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Published June 1987 | public
Journal Article

Aperture synthesis observations of Saturn and its rings at 2.7-mm wavelength


We present 2.7-mm interferometric observations of Saturn made near opposition in June 1984 and June 1985, when the ring opening angle was 19° and 23°, respectively. By combining the data sets we produce brightness maps of Saturn and its rings with a resolution of 6″. The maps show flux from the ring ansae, and are the first direct evidence of ring flux in the 3-mm wavelength region. Modelfits to the visibility data yield a disk brightness temperature of 156 ± 5°K, a combined A, B, and C ring brightness temperature of 19 ± 3°K, and a combined a ring cusp (region of the rings which block the planet's disk) brightness temperature of 85 ± 5°K. These results imply a normal-to-the-ring optical depth for the combined A-B-C ring of 0.31 ± 0.04, which is nearly the same value found for wavelenghts from the UV to 6 cm. About 6°K of the ring flux is attributed to scattered planetary emission, leaving an intrinsic thermal component of ∼13°K. These results, together with the ring particle size distributions found by the Voyager radio occultation experiments, are consistent with the idea that the ring particles are composed chiefly of water ice.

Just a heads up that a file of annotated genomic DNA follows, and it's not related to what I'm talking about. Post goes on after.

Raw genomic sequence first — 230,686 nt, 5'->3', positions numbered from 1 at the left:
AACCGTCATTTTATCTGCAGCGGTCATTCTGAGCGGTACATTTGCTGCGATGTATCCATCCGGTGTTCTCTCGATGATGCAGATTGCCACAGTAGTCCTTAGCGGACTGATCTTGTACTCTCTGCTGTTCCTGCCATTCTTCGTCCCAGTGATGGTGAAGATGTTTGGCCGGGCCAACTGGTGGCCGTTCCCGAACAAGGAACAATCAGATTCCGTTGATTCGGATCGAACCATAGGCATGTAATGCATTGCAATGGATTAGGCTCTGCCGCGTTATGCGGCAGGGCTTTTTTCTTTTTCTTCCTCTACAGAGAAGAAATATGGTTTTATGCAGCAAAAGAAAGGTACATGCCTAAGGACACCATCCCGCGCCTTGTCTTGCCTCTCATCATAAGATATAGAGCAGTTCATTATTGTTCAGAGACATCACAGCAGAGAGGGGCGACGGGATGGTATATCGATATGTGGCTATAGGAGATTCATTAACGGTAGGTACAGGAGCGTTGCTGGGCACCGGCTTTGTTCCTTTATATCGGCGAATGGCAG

Additional Information

© 1987 Published by Elsevier. Received 15 September 1986, Revised 13 February 1987. We thank the staff of the Owens Valley Radio Observatory for their help with the measurements and for the construction of the superb 3-element millimeter array. We have benefited from many discussions with Don Rudy and Arie Grossman. The reviews from two anonymous referees were very helpful. This work was supported by NSF Grant AST 8601111 and NASA Grants NGL 05-002-003 and NGL 05-002-114.

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